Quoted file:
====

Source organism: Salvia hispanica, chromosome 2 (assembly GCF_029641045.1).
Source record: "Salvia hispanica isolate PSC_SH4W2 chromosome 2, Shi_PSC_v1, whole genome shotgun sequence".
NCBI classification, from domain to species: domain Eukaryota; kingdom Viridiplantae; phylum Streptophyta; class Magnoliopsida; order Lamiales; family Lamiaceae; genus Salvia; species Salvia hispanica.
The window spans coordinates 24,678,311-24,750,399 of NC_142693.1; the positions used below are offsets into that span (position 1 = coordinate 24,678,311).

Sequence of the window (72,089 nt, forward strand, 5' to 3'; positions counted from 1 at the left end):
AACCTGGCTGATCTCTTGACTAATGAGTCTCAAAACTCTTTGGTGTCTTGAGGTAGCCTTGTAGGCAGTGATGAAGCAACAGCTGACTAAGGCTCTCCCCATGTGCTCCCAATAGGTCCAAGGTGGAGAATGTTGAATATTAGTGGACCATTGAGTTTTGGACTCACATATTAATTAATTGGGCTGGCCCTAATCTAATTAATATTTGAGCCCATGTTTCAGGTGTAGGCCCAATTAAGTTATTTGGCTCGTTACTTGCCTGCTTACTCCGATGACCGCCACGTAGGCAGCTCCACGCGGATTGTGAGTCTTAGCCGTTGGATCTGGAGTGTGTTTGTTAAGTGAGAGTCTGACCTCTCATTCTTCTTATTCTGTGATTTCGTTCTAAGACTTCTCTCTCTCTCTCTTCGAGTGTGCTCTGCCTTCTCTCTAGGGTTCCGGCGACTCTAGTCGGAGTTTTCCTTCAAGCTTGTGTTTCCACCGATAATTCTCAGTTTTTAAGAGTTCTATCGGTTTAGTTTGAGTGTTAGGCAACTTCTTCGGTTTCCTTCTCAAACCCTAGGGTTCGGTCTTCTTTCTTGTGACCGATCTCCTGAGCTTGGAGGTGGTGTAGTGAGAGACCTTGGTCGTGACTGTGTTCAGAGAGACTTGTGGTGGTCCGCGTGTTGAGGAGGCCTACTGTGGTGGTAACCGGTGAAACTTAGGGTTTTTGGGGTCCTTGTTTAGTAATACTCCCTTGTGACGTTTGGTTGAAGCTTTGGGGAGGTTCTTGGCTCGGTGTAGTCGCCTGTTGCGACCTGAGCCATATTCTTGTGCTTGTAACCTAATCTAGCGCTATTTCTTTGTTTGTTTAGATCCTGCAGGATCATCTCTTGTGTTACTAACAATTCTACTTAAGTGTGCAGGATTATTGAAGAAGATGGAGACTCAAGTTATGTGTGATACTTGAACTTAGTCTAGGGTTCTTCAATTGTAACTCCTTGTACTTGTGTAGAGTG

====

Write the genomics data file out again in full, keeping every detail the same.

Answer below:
Source organism: Salvia hispanica, chromosome 2 (assembly GCF_029641045.1).
Source record: "Salvia hispanica isolate PSC_SH4W2 chromosome 2, Shi_PSC_v1, whole genome shotgun sequence".
NCBI classification, from domain to species: domain Eukaryota; kingdom Viridiplantae; phylum Streptophyta; class Magnoliopsida; order Lamiales; family Lamiaceae; genus Salvia; species Salvia hispanica.
The window spans coordinates 24,678,311-24,750,399 of NC_142693.1; the positions used below are offsets into that span (position 1 = coordinate 24,678,311).

Sequence of the window (72,089 nt, forward strand, 5' to 3'; positions counted from 1 at the left end):
AACCTGGCTGATCTCTTGACTAATGAGTCTCAAAACTCTTTGGTGTCTTGAGGTAGCCTTGTAGGCAGTGATGAAGCAACAGCTGACTAAGGCTCTCCCCATGTGCTCCCAATAGGTCCAAGGTGGAGAATGTTGAATATTAGTGGACCATTGAGTTTTGGACTCACATATTAATTAATTGGGCTGGCCCTAATCTAATTAATATTTGAGCCCATGTTTCAGGTGTAGGCCCAATTAAGTTATTTGGCTCGTTACTTGCCTGCTTACTCCGATGACCGCCACGTAGGCAGCTCCACGCGGATTGTGAGTCTTAGCCGTTGGATCTGGAGTGTGTTTGTTAAGTGAGAGTCTGACCTCTCATTCTTCTTATTCTGTGATTTCGTTCTAAGACTTCTCTCTCTCTCTCTTCGAGTGTGCTCTGCCTTCTCTCTAGGGTTCCGGCGACTCTAGTCGGAGTTTTCCTTCAAGCTTGTGTTTCCACCGATAATTCTCAGTTTTTAAGAGTTCTATCGGTTTAGTTTGAGTGTTAGGCAACTTCTTCGGTTTCCTTCTCAAACCCTAGGGTTCGGTCTTCTTTCTTGTGACCGATCTCCTGAGCTTGGAGGTGGTGTAGTGAGAGACCTTGGTCGTGACTGTGTTCAGAGAGACTTGTGGTGGTCCGCGTGTTGAGGAGGCCTACTGTGGTGGTAACCGGTGAAACTTAGGGTTTTTGGGGTCCTTGTTTAGTAATACTCCCTTGTGACGTTTGGTTGAAGCTTTGGGGAGGTTCTTGGCTCGGTGTAGTCGCCTGTTGCGACCTGAGCCATATTCTTGTGCTTGTAACCTAATCTAGCGCTATTTCTTTGTTTGTTTAGATCCTGCAGGATCATCTCTTGTGTTACTAACAATTCTACTTAAGTGTGCAGGATTATTGAAGAAGATGGAGACTCAAGTTATGTGTGATACTTGAACTTAGTCTAGGGTTCTTCAATTGTAACTCCTTGTACTTGTGTAGAGTG